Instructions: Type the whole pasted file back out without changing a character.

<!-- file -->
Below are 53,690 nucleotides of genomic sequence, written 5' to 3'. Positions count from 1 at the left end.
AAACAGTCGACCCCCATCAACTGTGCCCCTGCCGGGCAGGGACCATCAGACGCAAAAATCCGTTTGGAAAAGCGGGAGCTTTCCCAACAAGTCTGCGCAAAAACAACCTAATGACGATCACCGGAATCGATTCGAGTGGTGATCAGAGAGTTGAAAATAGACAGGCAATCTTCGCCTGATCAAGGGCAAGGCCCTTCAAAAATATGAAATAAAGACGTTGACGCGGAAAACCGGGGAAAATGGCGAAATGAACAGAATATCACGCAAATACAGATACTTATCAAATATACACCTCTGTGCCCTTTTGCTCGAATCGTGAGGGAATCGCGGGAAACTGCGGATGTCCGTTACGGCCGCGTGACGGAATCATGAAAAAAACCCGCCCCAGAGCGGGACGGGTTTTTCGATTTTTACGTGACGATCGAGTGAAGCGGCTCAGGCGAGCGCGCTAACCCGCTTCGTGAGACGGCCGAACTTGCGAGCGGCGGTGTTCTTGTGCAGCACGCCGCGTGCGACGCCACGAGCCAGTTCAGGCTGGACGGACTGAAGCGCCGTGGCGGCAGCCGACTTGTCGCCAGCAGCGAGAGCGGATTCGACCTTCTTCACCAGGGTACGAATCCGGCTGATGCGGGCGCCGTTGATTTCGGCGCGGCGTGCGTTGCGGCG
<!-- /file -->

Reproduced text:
Below are 53,690 nucleotides of genomic sequence, written 5' to 3'. Positions count from 1 at the left end.
AAACAGTCGACCCCCATCAACTGTGCCCCTGCCGGGCAGGGACCATCAGACGCAAAAATCCGTTTGGAAAAGCGGGAGCTTTCCCAACAAGTCTGCGCAAAAACAACCTAATGACGATCACCGGAATCGATTCGAGTGGTGATCAGAGAGTTGAAAATAGACAGGCAATCTTCGCCTGATCAAGGGCAAGGCCCTTCAAAAATATGAAATAAAGACGTTGACGCGGAAAACCGGGGAAAATGGCGAAATGAACAGAATATCACGCAAATACAGATACTTATCAAATATACACCTCTGTGCCCTTTTGCTCGAATCGTGAGGGAATCGCGGGAAACTGCGGATGTCCGTTACGGCCGCGTGACGGAATCATGAAAAAAACCCGCCCCAGAGCGGGACGGGTTTTTCGATTTTTACGTGACGATCGAGTGAAGCGGCTCAGGCGAGCGCGCTAACCCGCTTCGTGAGACGGCCGAACTTGCGAGCGGCGGTGTTCTTGTGCAGCACGCCGCGTGCGACGCCACGAGCCAGTTCAGGCTGGACGGACTGAAGCGCCGTGGCGGCAGCCGACTTGTCGCCAGCAGCGAGAGCGGATTCGACCTTCTTCACCAGGGTACGAATCCGGCTGATGCGGGCGCCGTTGATTTCGGCGCGGCGTGCGTTGCGGCG